Fossil Star Clusters Reveal Their Age

W. M. Keck Observatory press release

Using a new age-dating method and the W. M. Keck Observatory on Maunakea, an international team of astronomers have determined that ancient star clusters formed in two distinct epochs – the first 12.5 billion years ago and the second 11.5 billion years ago. These results are being published in Monthly Notices of the Royal Astronomical Society.

Cosmic Timeline of Globular Clusters
A cosmic timeline showing the birth of the Universe in a Big Bang 13.7 billion years ago to the present day. Credit: NASA/CXC/SAO and A. Romanowsky
Although the clusters are almost as old as the Universe itself, these age measurements show the star clusters – called globular clusters – are actually slightly younger than previously thought.

“We now think that globular clusters formed alongside galaxies rather than significantly before them,” research team leader, Professor Duncan Forbes of Swinburne University of Technology said.

The new estimates of the star cluster average ages were made possible using data obtained from the SAGES Legacy Unifying Globulars and GalaxieS (SLUGGS) survey, which was carried out on Keck Observatory’s 10-meter, Keck II telescope. Observations were carried out over years using the powerful DEIMOS multi-object spectrograph fitted on Keck II, which is capable of obtaining spectra of one hundred globular clusters in a single exposure.

DEIMOS breaks the visible wavelengths of objects into spectra, which the team used to reverse-engineer the ages of the globular clusters by comparing the chemical composition of the globular clusters with the chemical composition of the Universe as it changes with time.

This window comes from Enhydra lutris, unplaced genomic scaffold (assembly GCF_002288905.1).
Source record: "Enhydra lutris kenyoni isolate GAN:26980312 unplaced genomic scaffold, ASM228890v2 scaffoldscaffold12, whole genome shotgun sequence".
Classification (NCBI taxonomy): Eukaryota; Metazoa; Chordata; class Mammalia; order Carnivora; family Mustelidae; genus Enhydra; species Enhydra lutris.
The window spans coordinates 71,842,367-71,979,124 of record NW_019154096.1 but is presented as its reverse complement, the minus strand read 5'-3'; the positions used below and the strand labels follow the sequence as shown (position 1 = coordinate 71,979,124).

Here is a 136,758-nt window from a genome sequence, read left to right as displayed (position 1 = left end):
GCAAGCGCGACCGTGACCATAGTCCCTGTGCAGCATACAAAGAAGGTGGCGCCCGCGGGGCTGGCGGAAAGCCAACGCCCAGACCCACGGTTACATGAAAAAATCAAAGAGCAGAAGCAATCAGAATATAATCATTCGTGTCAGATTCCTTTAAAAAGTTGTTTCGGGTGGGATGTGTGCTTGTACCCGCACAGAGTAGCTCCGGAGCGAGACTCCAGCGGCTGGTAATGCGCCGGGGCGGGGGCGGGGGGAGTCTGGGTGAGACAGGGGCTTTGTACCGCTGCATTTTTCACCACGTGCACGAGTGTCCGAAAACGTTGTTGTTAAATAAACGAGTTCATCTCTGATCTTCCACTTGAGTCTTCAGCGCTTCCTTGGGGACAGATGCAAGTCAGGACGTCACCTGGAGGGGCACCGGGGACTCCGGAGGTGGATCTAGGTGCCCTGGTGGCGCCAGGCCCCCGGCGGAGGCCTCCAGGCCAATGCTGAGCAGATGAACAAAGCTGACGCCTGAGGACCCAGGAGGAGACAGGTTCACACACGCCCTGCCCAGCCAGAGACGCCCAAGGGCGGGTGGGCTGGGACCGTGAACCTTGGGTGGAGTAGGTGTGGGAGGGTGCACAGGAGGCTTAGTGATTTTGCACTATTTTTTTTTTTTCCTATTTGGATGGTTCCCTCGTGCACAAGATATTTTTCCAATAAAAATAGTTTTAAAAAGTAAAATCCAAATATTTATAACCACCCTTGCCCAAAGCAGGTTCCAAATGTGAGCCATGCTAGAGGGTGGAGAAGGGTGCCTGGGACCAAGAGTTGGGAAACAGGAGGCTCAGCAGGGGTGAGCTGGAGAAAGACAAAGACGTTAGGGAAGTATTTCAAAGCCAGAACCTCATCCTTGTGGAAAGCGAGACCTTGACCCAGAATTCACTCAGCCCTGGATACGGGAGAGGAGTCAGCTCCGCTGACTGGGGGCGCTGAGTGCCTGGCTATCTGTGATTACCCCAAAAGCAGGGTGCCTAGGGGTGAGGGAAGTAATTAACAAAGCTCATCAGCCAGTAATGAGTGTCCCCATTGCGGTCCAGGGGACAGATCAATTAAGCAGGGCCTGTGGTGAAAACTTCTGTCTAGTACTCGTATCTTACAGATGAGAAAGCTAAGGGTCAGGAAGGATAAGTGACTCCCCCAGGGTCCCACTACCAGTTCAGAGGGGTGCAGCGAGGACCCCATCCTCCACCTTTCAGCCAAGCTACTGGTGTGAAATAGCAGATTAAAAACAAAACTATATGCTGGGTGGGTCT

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Discovery of the Most Distant Galaxy in the Cosmic Dawn

W. M. Keck Observatory press release

A team of astronomers has used the Subaru Telescope and the W. M. Keck Observatory to discover the most distant galaxy yet, at 12.91 billion light-years from the Earth. This new galaxy, dubbed SXDF-NB1006-2, is slightly farther away than the previous record holder, galaxy GN-108036, which was found last year.

To identify SXDF-NB1006-2, the team used the Subaru Telescope to observe a total of 37 hours in seven nights in two wide fields of the sky. The team, led by Takatoshi Shibuya (The Graduate University for Advanced Studies, Japan), Dr. Nobunari Kashikawa (National Astronomical Observatory of Japan), Dr. Kazuaki Ota (Kyoto University), and Dr. Masanori Iye (National Astronomical Observatory of Japan), carefully processed the images they had obtained. Shibuya measured the color of 58,733 objects in the images and identified four galaxy candidates at a redshift of 7.3, which translates into about 12.9 billion light-years. A careful investigation of the brightness variation of the objects allowed the team to narrow down the number of candidates to two.

SXDF-NB1006-2Color composite image of the Subaru XMM-Newton Deep Survey Field of galaxy SXDF-NB1006-2, credit NAOJ

Finally, the team needed to make spectroscopic observations to confirm the nature of these candidates. They observed the two galaxy candidates with two spectrographs, the Faint Object Camera and Spectrograph (FOCAS) on the Subaru Telescope and the Deep Imaging Multi-Object Spectrograph (DEIMOS) on the Keck II Telescope, and identified one candidate for which a characteristic emission line of distant galaxies could be detected. The results are slated to be published in the June 20, 2012, edition of Astrophysical Journal.

In addition to locating the galaxy, the team’s research verified that the proportion of neutral hydrogen gas in the 750-million-year-old early Universe was higher than it is today. These findings help to decipher the early Universe during the “cosmic dawn,” when the light of ancient celestial objects and structures first appeared. They concluded that about 80 percent of the hydrogen gas in the ancient Universe, 12.91 billion years ago at a redshift of 7.2, was neutral.

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